African-American Hendrick Arnold Fought for Texas Independence

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Tony Maples Photography


Even for those who are knowledgeable about the Texas Revolution, Hendrick Arnold (Hendrich) is often an unfamiliar name. But his place in Texas history is representative of the fluid nature of the south and southwest during the 1800s, in terms of culture, major events, and race relations.

Arnold’s parents are believed to have been a mixed-race couple, as Hendrick was considered African-American and his brother was regarded as white. Arriving from Mississippi in 1826, he settled with his family near the Brazos River, in Stephen F. Austin’s colony. Roughly ten years later, Hendrick was living in San Antonio and married to Martina (María), who was a stepdaughter of Erastus (Deaf) Smith.

While away on a hunting trip with Erastus, Mexican troops occupied San Antonio. Hendrick and Erastus encountered Stephen F. Austin’s encampment and offered to assist their efforts. Hendrick’s talents were quickly realized, and he became essential as a guide for the Siege of Bexar. He continued his service to the revolution afterward, serving in Erastus’s spy company for the Battle of San Jacinto.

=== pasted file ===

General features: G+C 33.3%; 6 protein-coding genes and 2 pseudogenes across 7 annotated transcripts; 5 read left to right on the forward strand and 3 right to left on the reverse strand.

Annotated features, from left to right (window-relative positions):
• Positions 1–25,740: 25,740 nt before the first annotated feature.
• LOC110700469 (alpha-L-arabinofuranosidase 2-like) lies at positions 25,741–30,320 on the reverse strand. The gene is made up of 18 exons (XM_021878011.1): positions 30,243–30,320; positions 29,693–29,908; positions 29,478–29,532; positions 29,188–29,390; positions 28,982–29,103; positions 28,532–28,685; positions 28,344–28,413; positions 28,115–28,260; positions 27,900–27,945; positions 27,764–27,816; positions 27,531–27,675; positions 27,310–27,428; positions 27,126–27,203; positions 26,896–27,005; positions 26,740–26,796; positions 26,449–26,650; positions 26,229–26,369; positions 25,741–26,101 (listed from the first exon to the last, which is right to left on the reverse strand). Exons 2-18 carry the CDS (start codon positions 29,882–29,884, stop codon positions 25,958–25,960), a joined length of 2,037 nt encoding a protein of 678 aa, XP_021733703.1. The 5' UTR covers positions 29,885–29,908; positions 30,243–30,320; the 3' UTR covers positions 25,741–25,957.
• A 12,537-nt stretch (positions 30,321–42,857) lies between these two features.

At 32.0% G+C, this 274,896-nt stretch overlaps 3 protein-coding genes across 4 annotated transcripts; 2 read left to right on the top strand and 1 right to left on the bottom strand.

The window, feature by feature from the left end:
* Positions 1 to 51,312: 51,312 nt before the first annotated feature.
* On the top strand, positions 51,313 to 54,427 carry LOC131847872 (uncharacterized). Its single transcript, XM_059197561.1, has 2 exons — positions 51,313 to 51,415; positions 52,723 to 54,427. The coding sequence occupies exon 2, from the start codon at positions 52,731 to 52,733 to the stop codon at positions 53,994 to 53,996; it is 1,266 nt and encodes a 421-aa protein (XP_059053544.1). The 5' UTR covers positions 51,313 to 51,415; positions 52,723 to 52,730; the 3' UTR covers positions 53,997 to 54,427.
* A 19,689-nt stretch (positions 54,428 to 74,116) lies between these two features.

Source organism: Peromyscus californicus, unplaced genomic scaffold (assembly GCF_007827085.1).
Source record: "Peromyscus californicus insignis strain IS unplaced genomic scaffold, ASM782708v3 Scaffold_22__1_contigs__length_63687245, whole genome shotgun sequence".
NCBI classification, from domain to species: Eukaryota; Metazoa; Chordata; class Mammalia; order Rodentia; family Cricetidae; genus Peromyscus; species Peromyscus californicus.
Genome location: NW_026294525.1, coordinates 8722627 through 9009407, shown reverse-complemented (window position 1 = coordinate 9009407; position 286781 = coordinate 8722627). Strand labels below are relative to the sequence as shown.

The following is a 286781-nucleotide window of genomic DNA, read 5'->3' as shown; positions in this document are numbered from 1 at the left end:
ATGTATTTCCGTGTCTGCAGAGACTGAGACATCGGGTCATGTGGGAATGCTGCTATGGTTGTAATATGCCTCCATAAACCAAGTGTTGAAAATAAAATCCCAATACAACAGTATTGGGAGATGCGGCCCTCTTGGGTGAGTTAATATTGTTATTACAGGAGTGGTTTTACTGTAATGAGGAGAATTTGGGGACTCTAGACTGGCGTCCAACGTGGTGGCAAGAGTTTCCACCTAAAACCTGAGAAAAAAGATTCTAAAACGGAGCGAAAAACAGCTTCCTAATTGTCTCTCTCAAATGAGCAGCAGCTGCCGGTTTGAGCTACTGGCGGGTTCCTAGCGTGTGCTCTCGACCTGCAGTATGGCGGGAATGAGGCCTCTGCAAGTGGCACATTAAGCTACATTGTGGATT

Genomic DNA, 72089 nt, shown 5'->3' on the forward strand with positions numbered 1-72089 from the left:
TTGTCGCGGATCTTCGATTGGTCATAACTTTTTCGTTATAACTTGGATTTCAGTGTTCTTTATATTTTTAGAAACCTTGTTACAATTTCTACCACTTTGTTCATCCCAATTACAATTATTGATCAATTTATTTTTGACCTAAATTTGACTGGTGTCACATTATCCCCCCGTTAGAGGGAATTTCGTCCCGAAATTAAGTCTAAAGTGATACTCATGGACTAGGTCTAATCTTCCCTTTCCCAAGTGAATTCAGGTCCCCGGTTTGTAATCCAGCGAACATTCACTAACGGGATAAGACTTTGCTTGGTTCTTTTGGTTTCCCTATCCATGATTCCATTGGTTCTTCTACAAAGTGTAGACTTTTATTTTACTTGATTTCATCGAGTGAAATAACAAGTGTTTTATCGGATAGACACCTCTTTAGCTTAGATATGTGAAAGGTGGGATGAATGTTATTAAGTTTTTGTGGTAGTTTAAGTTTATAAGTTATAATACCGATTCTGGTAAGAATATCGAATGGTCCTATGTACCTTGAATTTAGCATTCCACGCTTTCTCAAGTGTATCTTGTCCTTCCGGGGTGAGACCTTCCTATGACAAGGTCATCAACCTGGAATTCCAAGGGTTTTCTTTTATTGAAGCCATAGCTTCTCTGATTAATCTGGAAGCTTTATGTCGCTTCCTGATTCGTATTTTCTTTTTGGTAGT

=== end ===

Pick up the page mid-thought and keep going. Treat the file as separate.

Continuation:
African-American Hendrick Arnold Fought for Texas Independence

Photo: envato elements

Post-revolution compensation included land near what is now Bandera. Hendrick’s brother lived there while Hendrick resided near Castroville and ran a gristmill in San Antonio, near Mission San Juan. He died during the cholera epidemic in 1849, and he was interred at Medina Ranch Cemetery.

Hendrick’s legacy further extends with the Tyron-Hendrick-Arnold Cemetery in Bandera. Formerly known as Bandera Negro Cemetery, this significant site had almost disappeared when a 1993 request for a new funeral led to an investigation regarding the cemetery’s owner. Working together, the Bandera Cemetery Association and Bandera County Historical Commission cleared the land title, then cleaned up the overgrown vines and trees which were chocking it. It is thought perhaps 30 burials are onsite, but due to markers lacking, the exact number is unknown.